But even if the government has no intention of turning local law enforcement into full-fledged armies with nuclear/biological weapon capabilities, it's still handing over weapons and vehicles with little to no discretion. As Christopher Ingraham at the Washington Post notes, if you can fill out one very simple form, you'll be able to roll down Main Street, USA in an armored tactical vehicle bristling with military assault rifles.
Applying for federal student aid? You'll need to fill out a 10 page application. Social Security retirement benefits come with an eight-page form, a passport application is six pages, and the shortform Obamacare application is five.

But if you are a law enforcement agency in the U.S., you can apply for a free armored tactical vehicle from the Pentagon with a simple one-page form, below. You can even apply for multiple vehicles using the same form!
Ingraham's article oversimplifies the process somewhat (a few layers of pre-approval are needed), but the fact remains that it's incredibly easy to outfit local law enforcement units with military gear. A vetting process with some teeth would likely have prevented small towns from acquiring vehicles designed to protect soldiers in combat zones from explosives.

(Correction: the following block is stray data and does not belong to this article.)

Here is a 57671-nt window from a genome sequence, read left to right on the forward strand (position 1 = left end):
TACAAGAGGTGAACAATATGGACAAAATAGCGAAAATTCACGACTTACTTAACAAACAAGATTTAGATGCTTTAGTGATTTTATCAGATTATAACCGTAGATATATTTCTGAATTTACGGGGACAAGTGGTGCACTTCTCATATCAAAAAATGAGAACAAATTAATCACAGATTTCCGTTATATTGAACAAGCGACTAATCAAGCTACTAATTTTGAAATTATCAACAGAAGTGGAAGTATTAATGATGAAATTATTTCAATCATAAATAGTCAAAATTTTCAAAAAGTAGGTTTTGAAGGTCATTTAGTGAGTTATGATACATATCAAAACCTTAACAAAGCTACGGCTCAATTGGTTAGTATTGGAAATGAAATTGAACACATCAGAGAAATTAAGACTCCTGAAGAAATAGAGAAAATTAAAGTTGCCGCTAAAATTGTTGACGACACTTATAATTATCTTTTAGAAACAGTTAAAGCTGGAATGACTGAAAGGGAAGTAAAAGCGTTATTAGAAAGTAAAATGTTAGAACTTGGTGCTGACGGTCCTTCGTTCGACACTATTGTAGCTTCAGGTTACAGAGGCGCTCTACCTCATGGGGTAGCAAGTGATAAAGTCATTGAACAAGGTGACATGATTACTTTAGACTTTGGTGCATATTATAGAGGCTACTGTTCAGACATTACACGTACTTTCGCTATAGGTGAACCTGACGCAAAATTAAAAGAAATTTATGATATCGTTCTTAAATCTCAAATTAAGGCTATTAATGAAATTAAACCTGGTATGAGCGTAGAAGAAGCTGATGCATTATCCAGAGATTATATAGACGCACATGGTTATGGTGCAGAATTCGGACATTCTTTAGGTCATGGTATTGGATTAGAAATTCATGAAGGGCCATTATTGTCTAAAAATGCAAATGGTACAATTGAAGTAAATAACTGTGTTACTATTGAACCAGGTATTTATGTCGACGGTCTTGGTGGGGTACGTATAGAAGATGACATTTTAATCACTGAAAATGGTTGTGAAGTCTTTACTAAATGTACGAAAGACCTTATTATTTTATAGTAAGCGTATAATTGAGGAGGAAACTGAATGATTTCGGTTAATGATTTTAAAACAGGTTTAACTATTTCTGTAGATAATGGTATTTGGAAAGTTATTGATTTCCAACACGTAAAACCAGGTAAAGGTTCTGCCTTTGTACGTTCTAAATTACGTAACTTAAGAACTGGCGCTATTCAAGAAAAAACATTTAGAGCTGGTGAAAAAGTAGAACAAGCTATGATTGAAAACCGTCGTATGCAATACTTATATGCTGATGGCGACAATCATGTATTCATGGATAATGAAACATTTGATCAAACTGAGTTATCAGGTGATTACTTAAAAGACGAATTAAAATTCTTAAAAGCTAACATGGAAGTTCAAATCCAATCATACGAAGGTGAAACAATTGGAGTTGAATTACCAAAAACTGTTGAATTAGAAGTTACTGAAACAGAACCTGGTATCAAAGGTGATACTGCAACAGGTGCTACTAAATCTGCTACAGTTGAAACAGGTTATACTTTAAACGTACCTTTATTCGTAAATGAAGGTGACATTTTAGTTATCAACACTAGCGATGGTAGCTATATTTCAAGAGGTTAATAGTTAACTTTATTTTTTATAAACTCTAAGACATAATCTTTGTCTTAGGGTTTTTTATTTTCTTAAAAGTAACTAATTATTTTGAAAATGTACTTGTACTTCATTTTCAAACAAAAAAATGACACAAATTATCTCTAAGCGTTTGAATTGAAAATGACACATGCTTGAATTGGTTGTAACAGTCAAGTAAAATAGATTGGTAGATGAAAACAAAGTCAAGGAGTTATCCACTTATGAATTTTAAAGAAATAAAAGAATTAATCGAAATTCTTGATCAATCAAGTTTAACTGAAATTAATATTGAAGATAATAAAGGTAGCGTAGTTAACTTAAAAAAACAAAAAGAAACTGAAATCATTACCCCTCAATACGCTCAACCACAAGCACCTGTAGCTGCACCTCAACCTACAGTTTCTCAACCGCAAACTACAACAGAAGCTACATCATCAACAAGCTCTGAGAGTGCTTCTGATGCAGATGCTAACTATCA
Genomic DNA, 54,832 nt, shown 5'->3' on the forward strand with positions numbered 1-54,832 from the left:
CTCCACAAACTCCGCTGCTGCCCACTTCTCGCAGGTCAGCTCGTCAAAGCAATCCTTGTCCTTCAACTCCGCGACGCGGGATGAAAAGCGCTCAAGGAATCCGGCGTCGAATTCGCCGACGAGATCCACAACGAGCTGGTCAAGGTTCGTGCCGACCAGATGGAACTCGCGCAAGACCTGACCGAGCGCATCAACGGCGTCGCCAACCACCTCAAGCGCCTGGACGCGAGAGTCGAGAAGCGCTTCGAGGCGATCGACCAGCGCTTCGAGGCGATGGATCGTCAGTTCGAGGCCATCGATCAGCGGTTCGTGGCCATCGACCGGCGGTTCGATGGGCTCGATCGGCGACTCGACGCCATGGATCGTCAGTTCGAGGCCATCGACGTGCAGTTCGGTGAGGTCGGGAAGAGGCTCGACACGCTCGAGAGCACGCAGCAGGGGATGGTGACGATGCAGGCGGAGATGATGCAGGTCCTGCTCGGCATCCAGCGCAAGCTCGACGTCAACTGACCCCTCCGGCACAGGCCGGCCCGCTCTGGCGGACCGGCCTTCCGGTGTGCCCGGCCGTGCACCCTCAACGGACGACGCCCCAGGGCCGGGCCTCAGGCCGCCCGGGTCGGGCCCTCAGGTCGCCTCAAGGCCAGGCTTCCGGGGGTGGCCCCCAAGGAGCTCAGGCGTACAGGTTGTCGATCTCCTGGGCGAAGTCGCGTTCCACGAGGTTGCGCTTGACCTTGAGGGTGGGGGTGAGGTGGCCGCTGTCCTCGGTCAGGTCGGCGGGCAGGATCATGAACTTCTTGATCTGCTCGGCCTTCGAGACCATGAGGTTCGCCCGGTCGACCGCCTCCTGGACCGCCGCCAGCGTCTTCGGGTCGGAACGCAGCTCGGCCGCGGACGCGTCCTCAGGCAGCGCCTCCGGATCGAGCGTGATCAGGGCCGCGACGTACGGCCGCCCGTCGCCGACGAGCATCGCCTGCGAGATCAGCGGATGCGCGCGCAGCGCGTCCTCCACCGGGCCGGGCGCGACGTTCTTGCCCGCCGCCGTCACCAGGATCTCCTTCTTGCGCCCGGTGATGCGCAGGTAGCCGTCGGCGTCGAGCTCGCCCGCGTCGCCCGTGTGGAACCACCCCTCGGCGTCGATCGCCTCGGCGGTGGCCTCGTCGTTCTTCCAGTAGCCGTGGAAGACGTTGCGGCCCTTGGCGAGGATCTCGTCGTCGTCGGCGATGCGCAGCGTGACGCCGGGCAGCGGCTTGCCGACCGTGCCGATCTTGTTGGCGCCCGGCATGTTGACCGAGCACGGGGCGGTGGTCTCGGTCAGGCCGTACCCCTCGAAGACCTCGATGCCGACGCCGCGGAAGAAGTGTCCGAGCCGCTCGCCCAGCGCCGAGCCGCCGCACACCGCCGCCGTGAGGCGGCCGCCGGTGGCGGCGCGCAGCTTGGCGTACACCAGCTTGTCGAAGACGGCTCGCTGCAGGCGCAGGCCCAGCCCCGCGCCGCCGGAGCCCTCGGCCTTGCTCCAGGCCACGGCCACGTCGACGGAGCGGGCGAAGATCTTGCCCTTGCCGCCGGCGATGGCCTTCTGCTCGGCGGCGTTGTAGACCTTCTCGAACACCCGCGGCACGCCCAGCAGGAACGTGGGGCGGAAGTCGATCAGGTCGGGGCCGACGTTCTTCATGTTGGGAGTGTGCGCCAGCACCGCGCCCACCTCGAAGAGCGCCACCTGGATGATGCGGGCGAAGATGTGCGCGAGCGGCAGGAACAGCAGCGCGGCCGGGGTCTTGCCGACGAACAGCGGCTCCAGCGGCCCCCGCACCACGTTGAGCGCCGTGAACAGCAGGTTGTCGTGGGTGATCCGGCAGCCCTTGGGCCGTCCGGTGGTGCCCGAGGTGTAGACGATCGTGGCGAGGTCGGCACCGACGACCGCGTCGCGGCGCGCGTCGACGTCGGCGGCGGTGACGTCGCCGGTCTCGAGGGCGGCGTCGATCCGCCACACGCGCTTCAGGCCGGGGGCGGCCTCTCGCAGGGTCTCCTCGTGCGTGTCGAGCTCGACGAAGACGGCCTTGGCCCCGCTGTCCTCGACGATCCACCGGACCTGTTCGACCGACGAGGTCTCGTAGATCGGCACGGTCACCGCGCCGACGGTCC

Crime is way down and police are more heavily-armed and well-protected than ever. Part of it is defense contractors making sure there's still a growing market for their wares. As Maplight points out (quoting an ACLU report on police militarization), 36% of the equipment transferred to law enforcement via the 1033 program is brand new. What may have seemed to be a fiscally responsible program -- making use of excess military equipment rather than simply scrapping it -- is now another way to blow tax dollars. Only this time, it's having other adverse effects on the general public.